Drag-and-drop is amazing. So is multi-selection. It’s so much faster to attach files to emails or Slack. It’s not quite “computer” fast, but it’s much better and more efficient than past versions of iOS.
Apple Pencil. This is the killer feature for me. I love writing by hand. I take tons of handwritten notes. I make sketches of new features. I make flow charts for processes and to think through problems and ideas. I have notebooks all over my office and home. I think more clearly with a pen or pencil in hand, but there are two drawbacks with traditional notebooks.Notes are stuck in a notebook. They are hard to find. They aren’t always with me. They are hard to search through.
Any writing I do by hand has to be typed up to turn it into a blog post, memo, email, etc. It’s extra work.
The iPad Pro plus the Pencil solves this. The new Notes app makes handwritten searchable. This is great. There is also an app called Nebo.
Nebo is amazing because it can turn my handwriting into text. Anything I write can be exported to any app that supports iOS sharing, or I can just copy the text and paste it wherever I want.
It forces me to be a better delegator. I don’t know about you, but there are certain tasks I use in order to hide from the work I should be doing.A CEO’s job is to set the vision, make sure the right people are working on the right things, and making sure there is enough money coming in to pay the bills.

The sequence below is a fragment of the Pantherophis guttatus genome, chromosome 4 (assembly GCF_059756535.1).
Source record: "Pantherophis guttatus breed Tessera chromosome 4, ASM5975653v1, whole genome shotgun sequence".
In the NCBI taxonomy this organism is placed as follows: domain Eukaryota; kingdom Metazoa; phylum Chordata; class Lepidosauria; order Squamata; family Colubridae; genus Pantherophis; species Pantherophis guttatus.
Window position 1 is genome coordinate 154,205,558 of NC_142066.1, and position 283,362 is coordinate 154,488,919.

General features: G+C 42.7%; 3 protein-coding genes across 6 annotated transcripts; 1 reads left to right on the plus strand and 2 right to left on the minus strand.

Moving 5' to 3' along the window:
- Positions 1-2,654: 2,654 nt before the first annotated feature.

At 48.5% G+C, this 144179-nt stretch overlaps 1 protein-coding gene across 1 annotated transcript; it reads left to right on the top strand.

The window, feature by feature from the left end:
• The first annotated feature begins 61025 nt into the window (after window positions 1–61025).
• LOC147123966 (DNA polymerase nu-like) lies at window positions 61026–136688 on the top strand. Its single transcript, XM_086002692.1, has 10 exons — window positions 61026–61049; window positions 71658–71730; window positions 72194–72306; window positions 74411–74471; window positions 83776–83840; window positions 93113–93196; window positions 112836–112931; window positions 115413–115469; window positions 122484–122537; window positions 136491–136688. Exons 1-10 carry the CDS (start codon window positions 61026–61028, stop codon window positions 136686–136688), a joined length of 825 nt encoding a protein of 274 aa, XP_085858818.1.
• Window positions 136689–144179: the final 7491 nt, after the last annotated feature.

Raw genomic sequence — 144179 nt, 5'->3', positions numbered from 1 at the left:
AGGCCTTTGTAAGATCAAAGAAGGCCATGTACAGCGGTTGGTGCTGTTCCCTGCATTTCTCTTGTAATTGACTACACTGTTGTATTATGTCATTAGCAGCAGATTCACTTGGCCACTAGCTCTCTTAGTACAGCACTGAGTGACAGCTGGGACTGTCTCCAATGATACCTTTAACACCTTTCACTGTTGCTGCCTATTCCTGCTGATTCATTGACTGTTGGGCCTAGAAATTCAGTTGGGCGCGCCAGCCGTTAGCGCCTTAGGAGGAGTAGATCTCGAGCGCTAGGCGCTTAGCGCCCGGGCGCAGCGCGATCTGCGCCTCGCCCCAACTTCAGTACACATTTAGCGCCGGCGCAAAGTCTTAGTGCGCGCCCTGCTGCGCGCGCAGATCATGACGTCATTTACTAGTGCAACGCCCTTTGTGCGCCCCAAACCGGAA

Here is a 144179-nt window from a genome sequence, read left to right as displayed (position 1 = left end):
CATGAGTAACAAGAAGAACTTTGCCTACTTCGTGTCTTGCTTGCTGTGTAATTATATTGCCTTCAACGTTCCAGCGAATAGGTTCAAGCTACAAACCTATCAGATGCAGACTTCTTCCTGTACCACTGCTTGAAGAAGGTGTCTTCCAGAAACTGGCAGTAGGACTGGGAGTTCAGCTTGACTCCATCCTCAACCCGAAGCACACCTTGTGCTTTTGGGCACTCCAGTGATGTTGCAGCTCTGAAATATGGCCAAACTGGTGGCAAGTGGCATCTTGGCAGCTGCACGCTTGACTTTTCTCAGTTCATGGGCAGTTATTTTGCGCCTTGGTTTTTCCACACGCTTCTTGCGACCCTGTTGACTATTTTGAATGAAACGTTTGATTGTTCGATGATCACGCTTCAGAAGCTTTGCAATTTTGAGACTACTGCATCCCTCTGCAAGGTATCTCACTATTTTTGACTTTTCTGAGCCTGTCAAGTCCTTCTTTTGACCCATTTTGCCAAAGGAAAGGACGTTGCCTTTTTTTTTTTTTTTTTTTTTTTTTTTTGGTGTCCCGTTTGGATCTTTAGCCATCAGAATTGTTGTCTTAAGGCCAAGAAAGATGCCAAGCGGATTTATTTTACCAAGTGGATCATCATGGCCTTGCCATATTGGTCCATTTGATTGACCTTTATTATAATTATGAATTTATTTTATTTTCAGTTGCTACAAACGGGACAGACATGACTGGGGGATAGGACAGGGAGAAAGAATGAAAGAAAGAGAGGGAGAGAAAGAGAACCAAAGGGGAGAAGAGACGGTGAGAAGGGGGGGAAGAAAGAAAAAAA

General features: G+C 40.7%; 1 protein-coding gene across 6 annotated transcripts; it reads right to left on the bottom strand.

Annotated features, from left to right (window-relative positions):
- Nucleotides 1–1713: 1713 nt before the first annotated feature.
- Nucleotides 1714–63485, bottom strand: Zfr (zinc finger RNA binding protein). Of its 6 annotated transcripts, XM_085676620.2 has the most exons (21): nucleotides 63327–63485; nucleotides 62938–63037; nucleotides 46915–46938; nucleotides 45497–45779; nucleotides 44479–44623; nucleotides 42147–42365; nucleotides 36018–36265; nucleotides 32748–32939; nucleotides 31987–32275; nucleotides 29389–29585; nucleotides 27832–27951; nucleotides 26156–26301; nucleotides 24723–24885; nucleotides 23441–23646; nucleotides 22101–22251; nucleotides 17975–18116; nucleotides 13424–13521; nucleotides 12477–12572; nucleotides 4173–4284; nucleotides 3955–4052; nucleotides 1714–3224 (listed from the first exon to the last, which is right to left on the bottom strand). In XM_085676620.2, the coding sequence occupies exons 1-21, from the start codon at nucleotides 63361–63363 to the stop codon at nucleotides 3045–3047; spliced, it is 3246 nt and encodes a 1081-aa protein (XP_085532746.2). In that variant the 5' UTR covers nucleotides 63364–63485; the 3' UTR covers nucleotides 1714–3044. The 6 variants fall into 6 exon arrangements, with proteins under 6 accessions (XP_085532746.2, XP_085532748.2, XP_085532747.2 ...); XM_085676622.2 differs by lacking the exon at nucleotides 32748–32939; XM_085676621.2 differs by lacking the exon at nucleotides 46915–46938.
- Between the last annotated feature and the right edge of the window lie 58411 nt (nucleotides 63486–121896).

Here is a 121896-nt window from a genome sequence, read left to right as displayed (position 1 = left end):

Assembling reports, data entry, accounting, printing stamps, etc., these are task I should delegate. The reason they don’t get delegated is because it is easier to do them myself than it is to create a process and teach someone else. When that is no longer the case, or when it’s impossible, it’s a great reminder to delegate.
The keyboard is fast and comfortable. The 10.5″ model keyboard took a few hours to get used to because it’s smaller. Once I did, I noticed I was typing about 10 words per minute faster. The keys are closer together, but not uncomfortably so. They are also very soft compared to MacBook keyboards which leave my fingertips feeling sore.
The tablet format for sharing info in meetings. Two people looking at one laptop screen is awkward. Being able to hand an iPad for someone to review a document feels almost as natural as handing over a piece of paper. It’s a very easy way to share information.